However, had Apple spiked strongly, it could have used this to argue a massive trend toward its platform. As it is, Acer grew market share during this period by a "whopping" 25.6 percent by focusing solidly on the low end of the market (which is where the buyers actually are). Acer basically kicked everyone else, including Apple, all over the court. In fact, HP, the market leader, actually outgrew Apple as well, with IDC reporting a 9.3 percent growth, though I expect Apple will outperform all of these companies in terms of profitability. That will make Apple shareholders happy but will provide little protection for the massive Windows 7 wave that will start next week.
After seeing these numbers, I'm not as sure as I was that Apple will do well during the Windows 7 launch. (It should be noted that Windows 7 grew .3 percent last month, outgrowing the MacOS at .25 percent significantly, and it isn't even shipping yet).
Dell has two problems when it comes to market share, one by choice, and one by focus (suddenly I'm feeling connected to Paul Revere). Dell remains largely focused on the U.S. business market -- and the U.S. business market is not buying much at the moment. In addition, because Dell's financials haven't been meeting investors' expectations, the company has shifted from a focus on growing share to one of growing margins. This means it is trying to become more like Apple in terms of financial performance. Apple really doesn't care that much about market share (which is why there is no Apple netbook).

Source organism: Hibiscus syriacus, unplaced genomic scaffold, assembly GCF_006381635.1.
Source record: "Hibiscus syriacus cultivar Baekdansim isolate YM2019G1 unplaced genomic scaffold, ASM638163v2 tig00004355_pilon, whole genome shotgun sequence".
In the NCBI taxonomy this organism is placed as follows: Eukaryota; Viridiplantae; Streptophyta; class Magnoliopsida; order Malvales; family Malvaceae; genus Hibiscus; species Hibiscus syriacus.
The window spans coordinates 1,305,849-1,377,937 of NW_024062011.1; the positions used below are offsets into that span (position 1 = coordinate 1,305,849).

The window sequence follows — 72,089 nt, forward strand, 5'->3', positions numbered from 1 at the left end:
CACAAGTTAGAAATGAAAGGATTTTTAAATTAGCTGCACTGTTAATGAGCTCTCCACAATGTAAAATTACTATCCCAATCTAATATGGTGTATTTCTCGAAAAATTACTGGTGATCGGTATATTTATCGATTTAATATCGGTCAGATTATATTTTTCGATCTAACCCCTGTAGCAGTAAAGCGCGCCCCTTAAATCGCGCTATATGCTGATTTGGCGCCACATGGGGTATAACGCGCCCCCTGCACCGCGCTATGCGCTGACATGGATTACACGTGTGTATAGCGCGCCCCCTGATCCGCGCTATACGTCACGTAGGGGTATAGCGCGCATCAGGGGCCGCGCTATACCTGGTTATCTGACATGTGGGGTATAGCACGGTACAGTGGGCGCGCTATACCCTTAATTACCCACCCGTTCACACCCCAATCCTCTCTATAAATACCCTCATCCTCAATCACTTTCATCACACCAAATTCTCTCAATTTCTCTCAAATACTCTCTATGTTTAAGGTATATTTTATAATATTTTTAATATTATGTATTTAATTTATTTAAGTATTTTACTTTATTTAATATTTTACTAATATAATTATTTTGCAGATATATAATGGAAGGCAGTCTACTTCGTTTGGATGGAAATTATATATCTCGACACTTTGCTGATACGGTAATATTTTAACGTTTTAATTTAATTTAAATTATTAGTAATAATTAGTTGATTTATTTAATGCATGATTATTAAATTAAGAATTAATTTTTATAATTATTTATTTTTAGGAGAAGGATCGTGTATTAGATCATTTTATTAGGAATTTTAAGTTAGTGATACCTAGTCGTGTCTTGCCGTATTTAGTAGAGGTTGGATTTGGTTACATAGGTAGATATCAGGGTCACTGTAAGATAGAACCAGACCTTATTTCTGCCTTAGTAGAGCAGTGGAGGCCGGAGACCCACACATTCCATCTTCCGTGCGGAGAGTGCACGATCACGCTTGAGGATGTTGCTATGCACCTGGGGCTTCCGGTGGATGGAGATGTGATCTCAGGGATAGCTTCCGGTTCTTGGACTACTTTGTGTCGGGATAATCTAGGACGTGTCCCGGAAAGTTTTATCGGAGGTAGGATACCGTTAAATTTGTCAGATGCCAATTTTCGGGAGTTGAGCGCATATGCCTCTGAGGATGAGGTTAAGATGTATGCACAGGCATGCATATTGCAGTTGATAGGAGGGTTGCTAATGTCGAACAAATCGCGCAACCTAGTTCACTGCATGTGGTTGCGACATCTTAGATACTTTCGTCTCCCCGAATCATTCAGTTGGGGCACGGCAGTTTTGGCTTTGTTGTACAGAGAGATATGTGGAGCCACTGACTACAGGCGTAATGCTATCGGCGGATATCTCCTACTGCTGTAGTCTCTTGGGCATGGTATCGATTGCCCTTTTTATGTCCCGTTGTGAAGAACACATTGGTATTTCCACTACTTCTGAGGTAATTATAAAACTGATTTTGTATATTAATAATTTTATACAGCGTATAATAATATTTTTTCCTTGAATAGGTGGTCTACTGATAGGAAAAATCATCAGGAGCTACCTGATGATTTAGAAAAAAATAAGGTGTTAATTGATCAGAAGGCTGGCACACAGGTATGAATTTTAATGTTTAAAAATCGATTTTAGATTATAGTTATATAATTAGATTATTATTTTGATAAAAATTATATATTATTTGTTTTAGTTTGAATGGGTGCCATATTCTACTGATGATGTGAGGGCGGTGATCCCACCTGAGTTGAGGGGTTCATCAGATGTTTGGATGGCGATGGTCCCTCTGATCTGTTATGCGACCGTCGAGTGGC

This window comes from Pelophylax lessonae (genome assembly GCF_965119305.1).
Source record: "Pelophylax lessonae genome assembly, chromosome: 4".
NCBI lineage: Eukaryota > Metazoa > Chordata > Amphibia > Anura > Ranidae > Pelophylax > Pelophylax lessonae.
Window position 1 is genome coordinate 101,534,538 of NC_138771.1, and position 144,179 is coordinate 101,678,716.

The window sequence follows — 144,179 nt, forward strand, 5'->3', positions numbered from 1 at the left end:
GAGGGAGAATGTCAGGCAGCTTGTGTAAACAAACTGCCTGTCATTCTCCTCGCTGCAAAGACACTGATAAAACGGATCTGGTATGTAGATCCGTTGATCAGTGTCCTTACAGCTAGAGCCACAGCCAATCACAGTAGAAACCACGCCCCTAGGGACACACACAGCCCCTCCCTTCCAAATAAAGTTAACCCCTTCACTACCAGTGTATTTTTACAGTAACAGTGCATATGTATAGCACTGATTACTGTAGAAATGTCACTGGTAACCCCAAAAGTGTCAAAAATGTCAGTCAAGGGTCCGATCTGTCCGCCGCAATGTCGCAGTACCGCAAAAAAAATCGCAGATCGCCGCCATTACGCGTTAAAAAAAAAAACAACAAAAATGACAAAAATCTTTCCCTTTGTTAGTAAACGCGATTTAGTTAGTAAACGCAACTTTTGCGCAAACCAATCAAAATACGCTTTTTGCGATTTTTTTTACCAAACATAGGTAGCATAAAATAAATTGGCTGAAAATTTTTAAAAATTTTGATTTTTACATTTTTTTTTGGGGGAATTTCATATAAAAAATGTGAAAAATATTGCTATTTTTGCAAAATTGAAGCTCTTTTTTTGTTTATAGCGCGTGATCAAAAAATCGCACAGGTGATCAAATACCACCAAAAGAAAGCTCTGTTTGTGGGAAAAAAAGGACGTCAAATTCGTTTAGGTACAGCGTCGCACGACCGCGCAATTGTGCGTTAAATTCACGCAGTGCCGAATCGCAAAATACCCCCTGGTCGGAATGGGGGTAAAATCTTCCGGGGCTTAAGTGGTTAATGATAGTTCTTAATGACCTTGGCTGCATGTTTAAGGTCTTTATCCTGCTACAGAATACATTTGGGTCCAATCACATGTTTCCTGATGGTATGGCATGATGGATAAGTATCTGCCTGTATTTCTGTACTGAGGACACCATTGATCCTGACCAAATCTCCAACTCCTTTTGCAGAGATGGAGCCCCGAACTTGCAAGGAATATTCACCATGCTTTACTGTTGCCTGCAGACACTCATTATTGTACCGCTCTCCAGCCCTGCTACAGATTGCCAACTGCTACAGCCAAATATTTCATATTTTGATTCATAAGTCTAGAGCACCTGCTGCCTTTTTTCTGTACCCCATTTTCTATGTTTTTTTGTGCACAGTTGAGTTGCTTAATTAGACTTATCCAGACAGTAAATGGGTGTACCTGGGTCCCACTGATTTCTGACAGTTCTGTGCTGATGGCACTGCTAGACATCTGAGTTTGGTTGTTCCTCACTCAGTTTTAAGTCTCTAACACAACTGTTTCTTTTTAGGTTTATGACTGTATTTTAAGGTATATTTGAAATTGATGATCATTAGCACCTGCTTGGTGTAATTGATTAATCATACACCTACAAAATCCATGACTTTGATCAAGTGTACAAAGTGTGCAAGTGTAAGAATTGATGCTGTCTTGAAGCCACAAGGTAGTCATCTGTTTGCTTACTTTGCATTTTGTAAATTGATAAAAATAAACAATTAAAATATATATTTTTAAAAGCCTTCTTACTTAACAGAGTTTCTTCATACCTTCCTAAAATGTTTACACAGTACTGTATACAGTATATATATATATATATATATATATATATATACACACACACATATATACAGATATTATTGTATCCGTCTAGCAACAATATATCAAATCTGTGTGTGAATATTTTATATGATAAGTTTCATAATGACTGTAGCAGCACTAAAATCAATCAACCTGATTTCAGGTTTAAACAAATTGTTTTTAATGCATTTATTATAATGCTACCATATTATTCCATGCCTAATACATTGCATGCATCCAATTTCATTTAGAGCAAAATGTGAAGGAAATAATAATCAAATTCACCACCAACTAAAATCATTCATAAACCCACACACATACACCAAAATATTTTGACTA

The corporate market for PCs isn't expected to come back until after Office 2010 ships, Windows 7 passes its first service patch milestone, and economic conditions improve for corporations. All conditions have to be in place for Dell to ramp back up. This could take awhile; most likely all conditions will not be met before 2011.